CWVYS is working for a Wales where all young people are empowered by innovative, vibrant and sustainable voluntary youth work services
Dr Jenny Maher has been successful in obtaining ESF funding through the KESS programme for a Masters by Research student to work on Mapping and Evaluating the Voluntary Youth Work Sector for Wales in collaboration with The Council for Wales of Voluntary Youth Services (CWVYS).
The project, which runs from October 2021 to September 2022, addresses one of the core data limitations for the voluntary youth work sector in Wales by mapping and evaluating the sector. This is crucial as funding for youth services has been critically hit during austerity and delivery reduced and altered during the COVID-19 pandemic, while serious crimes and harms impacting youth (such as County Lines, ACES, homelessness, mental health, unemployment) have increased.
Dr Maher said: “Youth work formally and informally tackles many social harms, provides young people with opportunities and supports them through significant developments in their lives, and enables them to build positive relationships, skills and social capital. The Welsh voluntary youth work sector works with approximately 250,000 young people aged 11-25 years, with roughly 30,000 volunteers and 3,000 paid staff. Voluntary youth services provide essential support to young people and their communities’ health and wellbeing in Wales”
This empirical research will consolidate and build upon existing partner (CWVYS) projects, to deliver an intellectual audit of current voluntary youth work provision. This audit will address the intellectual challenges of: evaluating and mapping the Welsh voluntary youth work sector; identifying the gaps in provision; highlighting the value of the voluntary sector in tackling contemporary issues impacting young people; and supporting the development of a national youth information service.
This research is the basis upon which CWVYS will deliver an ‘intelligent audit’ of its member organisations and the wider voluntary youth work sector in Wales as part of the overall CWVYS work plan agreed with Welsh Government.
Paul Glaze, Chief Executive of CWVYS said: "We are very much looking forward to working on this KESS project, which will be a vital area of research for the voluntary youth work sector, providing a detailed perspective on youth work evaluation across Wales. We are absolutely delighted to welcome someone of Lizzy’s calibre to the team, are indebted to Dr Maher and Professor Williamson's support and can’t wait to get going!"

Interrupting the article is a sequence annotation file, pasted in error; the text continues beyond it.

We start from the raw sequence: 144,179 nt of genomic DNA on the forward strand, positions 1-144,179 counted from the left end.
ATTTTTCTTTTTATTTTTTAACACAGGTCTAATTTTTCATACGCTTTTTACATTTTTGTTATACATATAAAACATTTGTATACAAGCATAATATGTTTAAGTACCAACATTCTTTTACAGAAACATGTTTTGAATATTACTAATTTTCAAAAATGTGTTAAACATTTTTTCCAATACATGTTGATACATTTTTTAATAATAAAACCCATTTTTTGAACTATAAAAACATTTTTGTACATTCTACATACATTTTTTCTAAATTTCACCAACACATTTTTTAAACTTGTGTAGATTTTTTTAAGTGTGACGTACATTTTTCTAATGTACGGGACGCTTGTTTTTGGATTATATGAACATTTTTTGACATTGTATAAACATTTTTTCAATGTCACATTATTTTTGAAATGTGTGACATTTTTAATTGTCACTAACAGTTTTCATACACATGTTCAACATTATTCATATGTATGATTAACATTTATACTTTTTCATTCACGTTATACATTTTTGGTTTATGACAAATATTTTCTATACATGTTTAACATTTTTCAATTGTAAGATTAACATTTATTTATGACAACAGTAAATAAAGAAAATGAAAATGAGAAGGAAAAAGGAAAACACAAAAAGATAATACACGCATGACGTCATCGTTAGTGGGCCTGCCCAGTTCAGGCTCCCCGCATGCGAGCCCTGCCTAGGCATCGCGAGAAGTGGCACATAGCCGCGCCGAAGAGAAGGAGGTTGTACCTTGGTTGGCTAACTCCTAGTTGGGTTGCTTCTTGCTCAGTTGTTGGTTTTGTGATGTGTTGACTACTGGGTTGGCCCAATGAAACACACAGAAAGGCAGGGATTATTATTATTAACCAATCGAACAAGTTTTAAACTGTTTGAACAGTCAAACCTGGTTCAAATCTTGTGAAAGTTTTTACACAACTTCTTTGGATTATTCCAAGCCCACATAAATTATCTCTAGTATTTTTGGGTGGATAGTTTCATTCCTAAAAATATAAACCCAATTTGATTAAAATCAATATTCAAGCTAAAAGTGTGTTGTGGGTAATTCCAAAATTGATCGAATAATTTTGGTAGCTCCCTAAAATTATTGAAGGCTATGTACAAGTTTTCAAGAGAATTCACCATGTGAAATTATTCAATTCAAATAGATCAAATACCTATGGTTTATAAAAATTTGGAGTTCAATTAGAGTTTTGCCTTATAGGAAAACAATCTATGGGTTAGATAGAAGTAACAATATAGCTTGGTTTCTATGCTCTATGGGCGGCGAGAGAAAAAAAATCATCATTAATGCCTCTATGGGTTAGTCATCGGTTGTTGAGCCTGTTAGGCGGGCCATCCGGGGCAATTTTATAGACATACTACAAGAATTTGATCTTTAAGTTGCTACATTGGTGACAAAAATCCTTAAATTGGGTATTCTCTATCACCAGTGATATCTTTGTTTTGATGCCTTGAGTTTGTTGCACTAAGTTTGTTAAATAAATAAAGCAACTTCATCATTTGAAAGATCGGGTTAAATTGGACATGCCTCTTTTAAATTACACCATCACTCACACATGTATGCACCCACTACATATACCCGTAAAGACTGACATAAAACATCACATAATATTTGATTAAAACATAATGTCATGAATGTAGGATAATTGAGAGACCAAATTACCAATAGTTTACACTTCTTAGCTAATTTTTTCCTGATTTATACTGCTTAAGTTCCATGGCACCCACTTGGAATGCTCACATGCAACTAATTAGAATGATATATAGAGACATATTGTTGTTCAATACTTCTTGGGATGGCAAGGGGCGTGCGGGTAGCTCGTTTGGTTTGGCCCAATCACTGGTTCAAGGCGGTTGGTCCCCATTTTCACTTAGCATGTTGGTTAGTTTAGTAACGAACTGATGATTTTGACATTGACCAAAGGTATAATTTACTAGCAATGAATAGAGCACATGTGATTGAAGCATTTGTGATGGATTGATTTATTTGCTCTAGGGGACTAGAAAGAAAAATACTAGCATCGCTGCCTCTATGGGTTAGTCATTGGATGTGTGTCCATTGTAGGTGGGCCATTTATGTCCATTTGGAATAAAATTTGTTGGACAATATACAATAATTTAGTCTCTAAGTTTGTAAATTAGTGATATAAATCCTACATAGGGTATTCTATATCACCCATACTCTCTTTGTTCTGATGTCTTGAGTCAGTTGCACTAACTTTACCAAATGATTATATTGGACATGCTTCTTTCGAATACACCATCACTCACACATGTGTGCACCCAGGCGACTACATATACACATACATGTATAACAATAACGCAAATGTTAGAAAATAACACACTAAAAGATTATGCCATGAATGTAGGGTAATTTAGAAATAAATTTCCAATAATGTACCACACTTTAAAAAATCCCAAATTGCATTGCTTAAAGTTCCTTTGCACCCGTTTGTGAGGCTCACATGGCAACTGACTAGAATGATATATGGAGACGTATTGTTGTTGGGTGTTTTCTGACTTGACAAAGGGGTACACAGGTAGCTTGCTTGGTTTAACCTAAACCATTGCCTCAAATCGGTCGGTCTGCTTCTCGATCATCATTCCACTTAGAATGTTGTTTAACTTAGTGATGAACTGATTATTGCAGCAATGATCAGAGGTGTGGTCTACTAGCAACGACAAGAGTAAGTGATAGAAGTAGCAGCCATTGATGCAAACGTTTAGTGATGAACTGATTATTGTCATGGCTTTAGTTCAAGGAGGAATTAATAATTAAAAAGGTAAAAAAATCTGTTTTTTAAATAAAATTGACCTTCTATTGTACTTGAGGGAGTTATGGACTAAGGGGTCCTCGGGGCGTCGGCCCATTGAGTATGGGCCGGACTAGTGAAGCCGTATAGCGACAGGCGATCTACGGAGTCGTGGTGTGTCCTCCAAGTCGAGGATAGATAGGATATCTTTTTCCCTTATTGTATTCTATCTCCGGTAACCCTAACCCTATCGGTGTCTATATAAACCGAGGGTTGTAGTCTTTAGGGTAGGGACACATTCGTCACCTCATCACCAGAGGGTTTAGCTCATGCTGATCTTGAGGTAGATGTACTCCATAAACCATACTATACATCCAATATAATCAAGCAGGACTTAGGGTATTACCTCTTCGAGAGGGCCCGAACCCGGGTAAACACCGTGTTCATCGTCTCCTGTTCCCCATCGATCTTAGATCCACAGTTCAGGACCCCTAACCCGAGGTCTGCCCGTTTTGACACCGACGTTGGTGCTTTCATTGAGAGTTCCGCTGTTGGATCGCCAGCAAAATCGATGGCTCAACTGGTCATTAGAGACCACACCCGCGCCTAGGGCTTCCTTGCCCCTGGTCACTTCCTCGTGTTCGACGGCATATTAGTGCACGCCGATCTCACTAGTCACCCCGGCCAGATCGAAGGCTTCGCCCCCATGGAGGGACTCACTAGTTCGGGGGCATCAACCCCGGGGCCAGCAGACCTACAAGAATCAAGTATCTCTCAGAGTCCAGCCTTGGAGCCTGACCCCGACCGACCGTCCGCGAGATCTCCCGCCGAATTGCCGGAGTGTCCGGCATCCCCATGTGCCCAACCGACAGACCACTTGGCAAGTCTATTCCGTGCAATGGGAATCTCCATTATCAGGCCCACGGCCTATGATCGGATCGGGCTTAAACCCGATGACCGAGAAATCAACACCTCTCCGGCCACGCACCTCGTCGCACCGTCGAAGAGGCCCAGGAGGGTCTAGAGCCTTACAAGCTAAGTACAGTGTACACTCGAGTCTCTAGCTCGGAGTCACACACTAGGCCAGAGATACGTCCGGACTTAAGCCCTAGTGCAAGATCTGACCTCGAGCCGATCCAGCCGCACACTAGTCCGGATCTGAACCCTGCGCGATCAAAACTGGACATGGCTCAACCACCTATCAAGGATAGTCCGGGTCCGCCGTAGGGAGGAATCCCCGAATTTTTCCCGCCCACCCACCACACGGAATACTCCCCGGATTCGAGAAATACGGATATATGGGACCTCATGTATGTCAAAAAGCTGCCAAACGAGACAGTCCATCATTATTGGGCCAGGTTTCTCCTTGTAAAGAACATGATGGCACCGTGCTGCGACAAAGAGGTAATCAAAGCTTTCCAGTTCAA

After graduating two years ago with a Criminology undergraduate degree from Birmingham City University, Lizzy went on to work for Sussex Police as an Early Intervention Youth Coordinator, running an early intervention project for young people in Sussex. As part of this role, she worked closely with families and young people as well as community organisations to provide the best possible service for young people who are starting to come to police attention.
From speaking to young people and their families, Lizzy has a keen understanding of the key drivers of youth criminal and harmful behaviour and the value of youth work in enhancing both young people’s lives and that of their families and communities. She is looking forward to enhancing understanding of and driving best practice in voluntary youth work to influence positive changes to the sector and the lives of young people.
Her research has provided the first comprehensive map of the VYWS sector in Wales while also analysing how the sector tackles contemporary issues impacting young people and considering sustainability and the challenges faced. Read her thesis here.